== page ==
Nostalgia is the Constant State of Our Living: Chasing Ghosts in José Vadi’s Inter State
For anyone originally born and bred in California, a typical phone conversation back home consists of the latest cultural landmark lost to the newest novelty taco shop, how impossible it is to afford an apartment without having an additional three to four roommates, and just how much we miss being back in the Bay, LA, or any part of the state beyond or in between. Every one of us, whether we’d admit it or not, is chasing ghosts. Our living, whether just making it by the skin of our teeth in the very neighborhoods we grew up in, or couched in-between some obscure corner of the country, is a constant excavation of the skeletal remains of past hangout spots and cultural markers responsible for the very ways we were raised. Many of those old haunts had served as tethers to the generations of our grandparents newly migrant to the housing projects of San Francisco, who filled in the labor demands of the industries of the first and second world wars—to those places where our parents sweated out fresh afros and perms under red lit basement parties for an entrance fee of a quarter a head during the Black Power and Free Love movements. Displacement is no longer a simple term used to describe the forced removal of the very people responsible for the culture and vibe of “The City by the Bay,” but the lived reality of every native who lives in a perpetual state of nostalgia.
José Vadi’s Inter State is a homage to the very place where each of us Californians long to return to. The first time I encountered José Vadi’s voice, I was a youth poet in a local nonprofit literary organization for teens in and around the Bay Area. Inter State is infused with some of the same passions many of us youth poets had back then, not just for our craft, but for our immediate surroundings—for our respective slice of the City or the Town. Vadi echoes the very growing pains of those of us who moonlighted as formidable proponents of the mini halfpipe and open mic alike. Written with all the angst that only a grandson of a Mexican farmworker can muster, Vadi opens up the landscape of California as a breathing, living history susceptible to the erosion of time, memory, and development.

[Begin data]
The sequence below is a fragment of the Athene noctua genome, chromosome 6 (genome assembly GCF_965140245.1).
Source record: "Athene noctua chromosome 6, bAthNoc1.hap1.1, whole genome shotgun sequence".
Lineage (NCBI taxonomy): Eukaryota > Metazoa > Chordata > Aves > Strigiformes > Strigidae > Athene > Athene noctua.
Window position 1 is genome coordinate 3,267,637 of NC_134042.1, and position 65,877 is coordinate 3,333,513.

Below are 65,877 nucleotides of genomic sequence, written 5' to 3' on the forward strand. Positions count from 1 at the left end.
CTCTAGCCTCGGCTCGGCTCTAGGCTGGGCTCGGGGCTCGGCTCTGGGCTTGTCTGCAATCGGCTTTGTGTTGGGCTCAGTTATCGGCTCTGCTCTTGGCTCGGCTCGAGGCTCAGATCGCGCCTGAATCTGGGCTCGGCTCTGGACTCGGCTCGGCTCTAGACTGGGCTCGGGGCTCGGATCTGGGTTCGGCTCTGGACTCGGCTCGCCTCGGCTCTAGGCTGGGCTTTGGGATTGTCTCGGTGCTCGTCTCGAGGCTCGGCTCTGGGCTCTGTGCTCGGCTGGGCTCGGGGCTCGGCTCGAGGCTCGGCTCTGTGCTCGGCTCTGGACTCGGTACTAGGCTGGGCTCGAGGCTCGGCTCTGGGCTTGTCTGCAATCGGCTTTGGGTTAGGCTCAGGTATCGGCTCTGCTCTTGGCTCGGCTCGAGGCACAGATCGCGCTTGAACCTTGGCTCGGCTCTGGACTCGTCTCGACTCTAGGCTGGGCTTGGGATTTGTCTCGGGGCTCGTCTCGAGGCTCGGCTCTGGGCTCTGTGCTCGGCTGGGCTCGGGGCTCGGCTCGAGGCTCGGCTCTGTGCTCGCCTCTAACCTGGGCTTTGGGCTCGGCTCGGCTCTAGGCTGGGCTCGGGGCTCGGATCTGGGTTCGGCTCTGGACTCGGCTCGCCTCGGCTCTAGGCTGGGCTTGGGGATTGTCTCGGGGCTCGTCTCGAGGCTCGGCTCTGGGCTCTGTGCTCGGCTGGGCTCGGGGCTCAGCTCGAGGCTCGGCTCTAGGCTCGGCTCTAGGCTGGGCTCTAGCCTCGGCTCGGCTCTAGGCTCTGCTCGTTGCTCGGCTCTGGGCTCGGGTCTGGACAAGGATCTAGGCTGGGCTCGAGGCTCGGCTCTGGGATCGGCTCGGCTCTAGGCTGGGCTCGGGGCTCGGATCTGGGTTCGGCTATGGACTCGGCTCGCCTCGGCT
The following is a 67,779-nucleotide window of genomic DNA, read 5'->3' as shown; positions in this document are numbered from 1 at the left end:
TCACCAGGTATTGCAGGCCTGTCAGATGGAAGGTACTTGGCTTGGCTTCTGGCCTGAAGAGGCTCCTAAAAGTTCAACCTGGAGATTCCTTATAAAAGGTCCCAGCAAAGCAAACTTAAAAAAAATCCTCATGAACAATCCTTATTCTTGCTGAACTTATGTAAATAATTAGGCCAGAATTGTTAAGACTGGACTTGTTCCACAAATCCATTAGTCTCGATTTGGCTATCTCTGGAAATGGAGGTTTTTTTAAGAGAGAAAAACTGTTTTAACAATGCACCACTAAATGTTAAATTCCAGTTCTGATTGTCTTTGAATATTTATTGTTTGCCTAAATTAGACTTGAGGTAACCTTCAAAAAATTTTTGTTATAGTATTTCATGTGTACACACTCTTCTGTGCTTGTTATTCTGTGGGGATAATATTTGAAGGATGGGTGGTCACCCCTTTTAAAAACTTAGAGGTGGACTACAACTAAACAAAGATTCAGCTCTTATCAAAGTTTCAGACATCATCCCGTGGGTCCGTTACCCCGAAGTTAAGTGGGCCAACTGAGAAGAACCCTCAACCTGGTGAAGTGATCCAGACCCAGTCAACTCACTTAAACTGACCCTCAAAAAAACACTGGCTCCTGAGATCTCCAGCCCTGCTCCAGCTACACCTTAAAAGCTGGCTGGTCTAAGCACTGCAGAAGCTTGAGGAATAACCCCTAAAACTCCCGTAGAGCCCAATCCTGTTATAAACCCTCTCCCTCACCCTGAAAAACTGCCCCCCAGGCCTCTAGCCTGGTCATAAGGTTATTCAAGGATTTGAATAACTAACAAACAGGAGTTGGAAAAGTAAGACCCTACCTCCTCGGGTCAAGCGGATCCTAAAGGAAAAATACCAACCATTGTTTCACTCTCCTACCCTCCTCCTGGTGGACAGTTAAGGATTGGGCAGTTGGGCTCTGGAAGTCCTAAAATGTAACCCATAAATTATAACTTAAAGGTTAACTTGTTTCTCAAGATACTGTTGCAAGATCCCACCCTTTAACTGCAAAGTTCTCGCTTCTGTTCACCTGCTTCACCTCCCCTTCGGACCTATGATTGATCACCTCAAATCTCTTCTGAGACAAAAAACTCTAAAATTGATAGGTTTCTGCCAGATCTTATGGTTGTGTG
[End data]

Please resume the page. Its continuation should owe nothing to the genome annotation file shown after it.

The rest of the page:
It is the hold that the past has on our present that seems to dictate whatever potential future we feel we can have. The playlist selection Vadi describes curating every Monday night in his essay dedicated to a local dive bar, Suzy’s, a place situated between the poorest and the most affluent neighborhoods of San Francisco, reads as a routine swan song for the beloved city that made writers and artists of many. Vadi’s writing also exemplifies how life in the city means having to stare increasing disparity between the poor and the rich in the face, while dancing and sharing drinks with your ghosts in the middle of it all. Inter State forces us to look unflinchingly at all of the contradiction and loss embedded within the borders of a state plagued with memory-starved thirty-somethings longing for a sense of the home they’ve watched disappear right before their eyes. In the essay “Standing in the Shadows of Brands,” Vadi writes one of the most poignant lines on the condition of an erosive collective memory suffered at the heart of San Francisco, stating, “When a city’s populace is wiped of its longtime residents, so goes the collective memory of this city, replaced instead with a victor’s pen stroke’s spoils, romanticizing the city’s history away.” For many of us originally born and raised in Californian cities, this is the crux of where we find ourselves—pitted against forced removal and loss of memory that perpetually drives us to question just what home is anyway. Nostalgia is the constant state of our living. We are driven by a longing for a home we once knew, but can no longer access outside of a sepia set backdrop in our minds. This state of being has etched out a complicated relationship to the future and what it holds for our generation of Californians, knowing that the very fabric of our lives can be up for demolition at a moment’s notice. And while this is truly no way to live, it is nonetheless a state of living that many of us have been made to endure.